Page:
Aeras, Oxford University, Okairos: TB, HIV and Malaria Vaccine Research Gets Major Boost
Aeras, a nonprofit biotech advancing TB vaccines for the world, the University of Oxford and Okairos, a biopharmaceutical company specializing in T-cell vaccines, today announced a $2.9 million grant to Aeras in support of a collaboration among the three parties to support the development of vaccines against tuberculosis, HIV and malaria.
The grant, provided by the Bill & Melinda Gates Foundation, allows the three groups to work together to develop scalable methods to enable large-scale production of multiple novel chimpanzee adenovirus vector constructs.
“We are pleased to expand our partnership with Okairos focusing on novel constructs utilizing chimpanzee adenovirus for next generation TB vaccines, as well as our collaboration with the University of Oxford, both of which are central to our organizational mission,” said Tom Evans, MD, Interim CEO of Aeras. "This effort to improve optimization and scale up under current good manufacturing practices could also potentially benefit our peers in HIV and malaria vaccine development.”
Novel constructs to be pursued include Okairos’ proprietary technology platform that uses potent chimpanzee adenovirus vectors to stimulate robust T-cell and antibody responses against selected antigens.
Dr Riccardo Cortese, Chief Executive Officer of Okairos, said: “This new collaboration will enable us to advance our promising technology platform. By continuing to work with Aeras and Oxford, partners with proven expertise in vaccines development, we ultimately aim to deliver novel vaccines to developing countries where there is great need.”
Aeras and Oxford both bring to the collaboration considerable expertise in vaccine development and manufacturing, with Oxford currently developing multiple vaccines, including vaccines against HIV, malaria and TB in clinical trials in the UK and Africa, and Aeras focusing primarily on tuberculosis vaccine research and development.
“Chimpanzee adenovirus-based vaccines have recently been shown to safely induce exceptionally potent cellular immunity in adults, children and infants, and are in clinical trials involving over 1,000 vaccinees in seven countries,” commented Adrian Hill, Director of the Jenner Institute at Oxford University. “The diseases targeted, including malaria, HIV/AIDS and tuberculosis, are the greatest infectious killers of our time so this investment in manufacturing technology is very timely.”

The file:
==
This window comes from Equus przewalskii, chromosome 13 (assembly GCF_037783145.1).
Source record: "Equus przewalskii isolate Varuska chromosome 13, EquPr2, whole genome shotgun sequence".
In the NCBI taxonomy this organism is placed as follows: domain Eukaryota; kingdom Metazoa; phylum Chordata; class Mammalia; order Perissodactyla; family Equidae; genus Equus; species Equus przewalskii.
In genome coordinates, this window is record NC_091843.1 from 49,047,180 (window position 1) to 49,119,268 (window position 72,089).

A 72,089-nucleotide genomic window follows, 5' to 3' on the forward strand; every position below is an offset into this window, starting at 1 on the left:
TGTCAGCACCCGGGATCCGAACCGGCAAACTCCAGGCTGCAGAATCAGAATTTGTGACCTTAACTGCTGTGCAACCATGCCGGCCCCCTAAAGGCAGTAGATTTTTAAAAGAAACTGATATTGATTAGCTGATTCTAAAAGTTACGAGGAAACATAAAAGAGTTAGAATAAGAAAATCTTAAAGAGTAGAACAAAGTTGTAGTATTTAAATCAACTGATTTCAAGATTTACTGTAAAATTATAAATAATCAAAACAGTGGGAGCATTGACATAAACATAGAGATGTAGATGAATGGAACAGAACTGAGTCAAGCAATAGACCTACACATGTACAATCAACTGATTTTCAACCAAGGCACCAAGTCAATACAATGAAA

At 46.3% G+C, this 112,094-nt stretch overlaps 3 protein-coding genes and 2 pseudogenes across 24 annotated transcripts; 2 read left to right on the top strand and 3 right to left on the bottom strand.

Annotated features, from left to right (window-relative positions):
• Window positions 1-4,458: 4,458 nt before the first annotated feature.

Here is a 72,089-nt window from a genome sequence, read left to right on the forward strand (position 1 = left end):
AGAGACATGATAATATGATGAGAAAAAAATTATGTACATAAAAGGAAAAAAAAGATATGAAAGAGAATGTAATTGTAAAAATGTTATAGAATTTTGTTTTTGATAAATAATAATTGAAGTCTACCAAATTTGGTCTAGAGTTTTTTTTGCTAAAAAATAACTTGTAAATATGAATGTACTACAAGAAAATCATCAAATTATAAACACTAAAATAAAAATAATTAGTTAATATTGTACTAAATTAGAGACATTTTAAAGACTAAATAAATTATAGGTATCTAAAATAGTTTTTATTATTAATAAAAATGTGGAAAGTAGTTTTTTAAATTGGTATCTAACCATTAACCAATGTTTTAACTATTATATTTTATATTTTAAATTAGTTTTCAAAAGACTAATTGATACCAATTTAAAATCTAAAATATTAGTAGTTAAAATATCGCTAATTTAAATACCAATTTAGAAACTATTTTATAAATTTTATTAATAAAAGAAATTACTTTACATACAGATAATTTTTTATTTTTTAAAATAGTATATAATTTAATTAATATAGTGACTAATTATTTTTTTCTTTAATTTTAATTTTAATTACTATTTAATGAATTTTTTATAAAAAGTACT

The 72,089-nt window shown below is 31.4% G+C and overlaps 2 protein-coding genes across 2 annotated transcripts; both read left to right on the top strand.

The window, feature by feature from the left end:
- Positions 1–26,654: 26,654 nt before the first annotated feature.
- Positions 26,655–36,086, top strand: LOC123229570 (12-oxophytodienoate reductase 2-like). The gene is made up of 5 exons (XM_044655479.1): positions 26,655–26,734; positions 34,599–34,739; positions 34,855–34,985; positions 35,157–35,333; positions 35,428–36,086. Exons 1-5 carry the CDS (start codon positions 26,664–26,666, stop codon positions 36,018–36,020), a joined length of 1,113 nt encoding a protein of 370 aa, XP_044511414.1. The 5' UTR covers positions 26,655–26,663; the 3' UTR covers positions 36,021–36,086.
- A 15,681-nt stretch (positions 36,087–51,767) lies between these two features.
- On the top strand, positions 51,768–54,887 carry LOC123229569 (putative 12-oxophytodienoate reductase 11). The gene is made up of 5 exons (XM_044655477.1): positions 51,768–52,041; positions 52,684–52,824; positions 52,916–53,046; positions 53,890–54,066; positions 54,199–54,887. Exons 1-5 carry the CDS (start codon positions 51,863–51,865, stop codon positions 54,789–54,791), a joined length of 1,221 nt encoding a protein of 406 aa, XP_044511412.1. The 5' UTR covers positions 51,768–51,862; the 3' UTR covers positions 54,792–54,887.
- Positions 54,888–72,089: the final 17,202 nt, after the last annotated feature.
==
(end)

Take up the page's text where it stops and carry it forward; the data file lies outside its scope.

Aeras is a nonprofit biotech advancing TB vaccines for the world. In collaboration with global partners in Africa, Asia, North America and Europe, Aeras is supporting the clinical testing of six experimental vaccines as well as a robust portfolio of earlier stage candidates. Aeras is based in Rockville, Maryland, Cape Town, South Africa, and Beijing, China.
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Oxford University’s Medical Sciences Division is one of the largest biomedical research centres in Europe, with over 2,500 people involved in research and more than 2,800 students. The University is rated the best in the world for medicine, and it is home to the UK’s top-ranked medical school.
From the genetic and molecular basis of disease to the latest advances in neuroscience, Oxford is at the forefront of medical research. It has one of the largest clinical trial portfolios in the UK and great expertise in taking discoveries from the lab into the clinic. Partnerships with the local NHS Trusts enable patients to benefit from close links between medical research and healthcare delivery.
A great strength of Oxford medicine is its long-standing network of clinical research units in Asia and Africa, enabling world-leading research on the most pressing global health challenges such as malaria, TB, HIV/AIDS and flu. Oxford is also renowned for its large-scale studies which examine the role of factors such as smoking, alcohol and diet on cancer, heart disease and other conditions.
Okairos is a clinical-stage biopharmaceutical company, developing genetic vaccines for major infectious diseases - including malaria, hepatitis C, HIV, respiratory syncytial virus and cancer - using a novel proprietary technology. The company is headquartered in Basel, Switzerland and has laboratories in Rome and Naples, Italy.
Okairos' technology platform is centered on the development of new, potent adenovirus vectors to generate a pipeline of T-cell vaccines against a range of infectious diseases for which there is currently no effective vaccine. Okairos and its collaborators have vaccinated over 700 patients with Okairos’ proprietary vectors, and in all cases have seen a strong immune response and excellent safety profile. The company is also pursuing therapeutic vaccines to treat cancer.
The company’s investors include BioMedInvest, Boehringer Ingelheim Venture Fund, LSP, Novartis Venture Funds and Versant Ventures. For more information, visit